Airborne Ultra-Wideband Microwave Radar for the Remote Sensing of Soil Moisture

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University of Alabama Libraries

Soil moisture content is a parameter critical to the accuracy of hydrological models. Small Uninhabited Aircraft Systems (sUAS) can bridge the gap between crewed aerial missions and in situ measurements, providing higher spatial resolution than can be achieved using a crewed aircraft while still covering a large area. They can also offer fine-resolution data for operational applications, including forecasting floods and precision agriculture.A compact, ultra-linear microwave FMCW radar is designed and integrated with an sUAS to make precise, repeatable soil moisture measurements over a wide area. A multirotor aircraft enables flights at relatively low speeds, providing a stable platform that minimizes motion-related errors. A direct digital synthesizer (DDS) driven ultrawideband (UWB) voltage-controlled oscillator (VCO) in a phase-locked loop (PLL) enables the generation of a customizable chirp of up to 10 GHz bandwidth. The synthesizer generates a 2.5-6.5 GHz ultra-linear chirp for soil moisture measurements. An ultrawideband antenna provides the desired beam pattern and meets the bandwidth requirements.Laboratory tests show a near-ideal impulse response and ultra-linear chirp, improving the performance of the radar and enabling faster data processing. A field program conducted at two sites near Tuscaloosa, Alabama includes measurements made over several targets of interest, including bare and vegetation-covered areas. An automated flight control unit enables the aircraft to fly parallel lines and measure the same ground track at multiple angles of incidence.Trihedral corner reflectors are fabricated and characterized in an anechoic chamber and placed in the field to provide targets for estimating backscatter-response for different areas. Collected field data are range-compressed, motion compensated, and focused using a synthetic aperture radar algorithm. Backscatter estimates are generated from the data and compared with in situ measurements. The effects of vegetation over a target are investigated, and a method of estimating and correcting vegetation effects is proposed.The design and implementation of a mission operation and navigation interface for crewed remote sensing missions are discussed. The future of remotely-piloted remote sensing operations is discussed, with a trade study analysis to help select a platform for a given scenario.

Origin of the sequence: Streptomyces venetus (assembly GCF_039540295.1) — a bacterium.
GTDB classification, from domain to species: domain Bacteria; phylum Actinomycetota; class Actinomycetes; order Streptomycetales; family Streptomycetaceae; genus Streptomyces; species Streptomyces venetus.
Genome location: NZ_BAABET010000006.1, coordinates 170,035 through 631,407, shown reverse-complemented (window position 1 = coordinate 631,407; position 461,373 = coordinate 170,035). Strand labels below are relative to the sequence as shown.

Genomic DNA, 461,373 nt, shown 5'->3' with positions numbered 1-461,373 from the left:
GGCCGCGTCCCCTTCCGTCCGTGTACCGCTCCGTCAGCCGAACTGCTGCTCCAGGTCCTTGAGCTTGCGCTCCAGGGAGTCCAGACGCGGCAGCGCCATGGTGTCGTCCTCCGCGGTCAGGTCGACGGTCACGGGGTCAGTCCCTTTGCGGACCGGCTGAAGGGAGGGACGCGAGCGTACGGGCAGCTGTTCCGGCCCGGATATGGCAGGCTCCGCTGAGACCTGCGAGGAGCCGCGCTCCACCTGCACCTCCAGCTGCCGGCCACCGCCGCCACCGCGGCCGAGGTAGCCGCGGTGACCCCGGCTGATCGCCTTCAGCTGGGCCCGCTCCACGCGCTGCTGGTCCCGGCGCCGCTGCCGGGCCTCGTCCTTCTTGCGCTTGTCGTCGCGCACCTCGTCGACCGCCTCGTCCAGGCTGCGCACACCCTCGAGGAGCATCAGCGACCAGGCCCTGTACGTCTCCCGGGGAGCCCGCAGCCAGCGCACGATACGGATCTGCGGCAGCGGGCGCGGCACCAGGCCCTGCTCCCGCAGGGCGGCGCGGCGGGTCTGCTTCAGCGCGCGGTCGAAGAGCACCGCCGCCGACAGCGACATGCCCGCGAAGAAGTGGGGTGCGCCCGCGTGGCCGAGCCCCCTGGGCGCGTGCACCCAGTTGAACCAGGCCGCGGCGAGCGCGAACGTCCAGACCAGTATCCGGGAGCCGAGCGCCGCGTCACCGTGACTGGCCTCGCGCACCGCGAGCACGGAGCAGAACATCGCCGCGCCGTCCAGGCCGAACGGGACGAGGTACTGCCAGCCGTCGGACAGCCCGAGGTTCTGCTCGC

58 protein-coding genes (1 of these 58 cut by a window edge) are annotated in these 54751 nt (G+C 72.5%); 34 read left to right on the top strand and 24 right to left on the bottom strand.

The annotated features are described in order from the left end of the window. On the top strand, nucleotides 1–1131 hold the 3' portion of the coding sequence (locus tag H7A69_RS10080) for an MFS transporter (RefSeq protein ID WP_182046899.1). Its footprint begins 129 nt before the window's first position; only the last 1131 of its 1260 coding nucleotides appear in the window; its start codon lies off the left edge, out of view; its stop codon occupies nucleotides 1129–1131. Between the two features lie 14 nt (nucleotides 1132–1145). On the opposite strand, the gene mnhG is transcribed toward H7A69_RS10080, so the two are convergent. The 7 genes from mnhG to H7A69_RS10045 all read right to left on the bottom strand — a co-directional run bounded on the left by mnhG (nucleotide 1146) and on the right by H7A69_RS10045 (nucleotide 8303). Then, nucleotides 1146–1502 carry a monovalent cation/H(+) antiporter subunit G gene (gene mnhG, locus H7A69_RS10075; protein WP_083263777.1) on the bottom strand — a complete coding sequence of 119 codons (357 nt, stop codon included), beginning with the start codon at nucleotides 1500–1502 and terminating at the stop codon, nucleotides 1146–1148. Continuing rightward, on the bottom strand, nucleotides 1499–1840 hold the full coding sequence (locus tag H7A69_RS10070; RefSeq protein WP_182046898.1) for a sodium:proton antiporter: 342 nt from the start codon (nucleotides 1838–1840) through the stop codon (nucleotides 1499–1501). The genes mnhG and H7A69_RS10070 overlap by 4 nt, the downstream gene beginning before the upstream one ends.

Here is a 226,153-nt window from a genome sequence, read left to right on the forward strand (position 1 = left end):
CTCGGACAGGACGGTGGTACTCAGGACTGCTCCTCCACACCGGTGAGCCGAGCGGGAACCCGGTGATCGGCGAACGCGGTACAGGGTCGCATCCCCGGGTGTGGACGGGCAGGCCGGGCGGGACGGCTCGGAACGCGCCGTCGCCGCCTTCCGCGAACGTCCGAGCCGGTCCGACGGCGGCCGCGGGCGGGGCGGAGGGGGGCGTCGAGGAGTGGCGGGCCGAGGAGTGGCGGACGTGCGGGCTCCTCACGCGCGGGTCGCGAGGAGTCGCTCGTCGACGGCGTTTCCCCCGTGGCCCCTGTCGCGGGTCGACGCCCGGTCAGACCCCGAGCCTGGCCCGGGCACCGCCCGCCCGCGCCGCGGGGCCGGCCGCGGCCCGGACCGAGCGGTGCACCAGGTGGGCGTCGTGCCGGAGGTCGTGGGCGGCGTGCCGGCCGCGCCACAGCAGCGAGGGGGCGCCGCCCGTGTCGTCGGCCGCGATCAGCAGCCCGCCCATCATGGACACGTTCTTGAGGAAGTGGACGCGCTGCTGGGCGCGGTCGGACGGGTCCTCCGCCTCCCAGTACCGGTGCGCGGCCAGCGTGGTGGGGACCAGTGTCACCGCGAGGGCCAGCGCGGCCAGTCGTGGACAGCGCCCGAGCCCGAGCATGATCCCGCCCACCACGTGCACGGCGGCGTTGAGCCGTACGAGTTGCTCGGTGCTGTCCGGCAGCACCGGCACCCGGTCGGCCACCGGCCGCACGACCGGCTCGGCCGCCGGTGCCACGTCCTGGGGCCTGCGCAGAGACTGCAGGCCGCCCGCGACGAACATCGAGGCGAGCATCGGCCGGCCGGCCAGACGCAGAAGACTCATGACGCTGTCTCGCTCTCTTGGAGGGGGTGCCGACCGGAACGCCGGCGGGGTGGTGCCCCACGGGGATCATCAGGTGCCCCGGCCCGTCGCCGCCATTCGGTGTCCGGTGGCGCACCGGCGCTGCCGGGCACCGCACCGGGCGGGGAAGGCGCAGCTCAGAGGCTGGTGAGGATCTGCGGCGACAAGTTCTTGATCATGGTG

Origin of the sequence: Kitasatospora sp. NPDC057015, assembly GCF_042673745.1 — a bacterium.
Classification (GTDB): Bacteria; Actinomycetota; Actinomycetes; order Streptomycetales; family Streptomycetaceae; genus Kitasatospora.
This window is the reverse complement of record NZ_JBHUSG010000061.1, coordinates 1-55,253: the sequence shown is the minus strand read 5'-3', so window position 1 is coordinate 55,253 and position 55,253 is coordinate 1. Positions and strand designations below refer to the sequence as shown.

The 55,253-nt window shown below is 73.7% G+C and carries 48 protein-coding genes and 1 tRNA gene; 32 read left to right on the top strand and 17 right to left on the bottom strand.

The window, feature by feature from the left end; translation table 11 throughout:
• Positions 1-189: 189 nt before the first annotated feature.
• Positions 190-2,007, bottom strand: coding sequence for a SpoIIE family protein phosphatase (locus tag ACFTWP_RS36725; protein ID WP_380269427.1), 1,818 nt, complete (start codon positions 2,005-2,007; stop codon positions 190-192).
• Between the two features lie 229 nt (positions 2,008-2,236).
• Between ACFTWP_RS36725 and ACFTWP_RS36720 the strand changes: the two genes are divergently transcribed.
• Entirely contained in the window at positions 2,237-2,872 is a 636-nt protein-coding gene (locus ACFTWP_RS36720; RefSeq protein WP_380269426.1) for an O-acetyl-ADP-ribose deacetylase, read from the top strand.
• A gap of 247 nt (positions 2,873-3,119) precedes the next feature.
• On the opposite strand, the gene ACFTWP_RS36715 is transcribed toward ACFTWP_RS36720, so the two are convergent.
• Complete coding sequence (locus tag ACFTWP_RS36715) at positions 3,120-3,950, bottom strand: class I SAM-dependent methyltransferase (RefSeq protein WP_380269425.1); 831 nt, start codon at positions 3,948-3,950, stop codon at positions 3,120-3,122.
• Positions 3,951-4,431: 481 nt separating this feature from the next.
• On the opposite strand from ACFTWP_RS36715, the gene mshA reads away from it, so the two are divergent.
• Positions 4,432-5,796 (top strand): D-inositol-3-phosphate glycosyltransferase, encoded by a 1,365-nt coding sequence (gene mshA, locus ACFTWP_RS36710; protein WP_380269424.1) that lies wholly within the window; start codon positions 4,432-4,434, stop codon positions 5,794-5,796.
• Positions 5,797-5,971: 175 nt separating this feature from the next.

Electronic Thesis or Dissertation
Remote sensing, Soil Moisture, sUAS, Synthetic Aperture Radar, Ultra-linear chirp, Ultra-Wideband Radar